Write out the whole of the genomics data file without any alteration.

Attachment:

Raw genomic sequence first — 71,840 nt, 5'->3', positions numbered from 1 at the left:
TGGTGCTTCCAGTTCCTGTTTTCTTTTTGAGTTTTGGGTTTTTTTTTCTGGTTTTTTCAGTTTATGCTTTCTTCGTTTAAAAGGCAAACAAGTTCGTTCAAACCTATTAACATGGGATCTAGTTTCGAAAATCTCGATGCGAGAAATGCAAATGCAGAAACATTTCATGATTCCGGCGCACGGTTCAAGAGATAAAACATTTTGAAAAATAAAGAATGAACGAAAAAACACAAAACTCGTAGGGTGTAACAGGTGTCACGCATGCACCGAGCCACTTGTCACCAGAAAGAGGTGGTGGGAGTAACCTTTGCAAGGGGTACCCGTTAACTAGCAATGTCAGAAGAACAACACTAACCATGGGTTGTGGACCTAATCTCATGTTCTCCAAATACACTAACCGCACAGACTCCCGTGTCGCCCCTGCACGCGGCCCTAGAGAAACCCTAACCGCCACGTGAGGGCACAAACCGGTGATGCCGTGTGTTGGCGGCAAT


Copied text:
Raw genomic sequence first — 71,840 nt, 5'->3', positions numbered from 1 at the left:
TGGTGCTTCCAGTTCCTGTTTTCTTTTTGAGTTTTGGGTTTTTTTTTCTGGTTTTTTCAGTTTATGCTTTCTTCGTTTAAAAGGCAAACAAGTTCGTTCAAACCTATTAACATGGGATCTAGTTTCGAAAATCTCGATGCGAGAAATGCAAATGCAGAAACATTTCATGATTCCGGCGCACGGTTCAAGAGATAAAACATTTTGAAAAATAAAGAATGAACGAAAAAACACAAAACTCGTAGGGTGTAACAGGTGTCACGCATGCACCGAGCCACTTGTCACCAGAAAGAGGTGGTGGGAGTAACCTTTGCAAGGGGTACCCGTTAACTAGCAATGTCAGAAGAACAACACTAACCATGGGTTGTGGACCTAATCTCATGTTCTCCAAATACACTAACCGCACAGACTCCCGTGTCGCCCCTGCACGCGGCCCTAGAGAAACCCTAACCGCCACGTGAGGGCACAAACCGGTGATGCCGTGTGTTGGCGGCAAT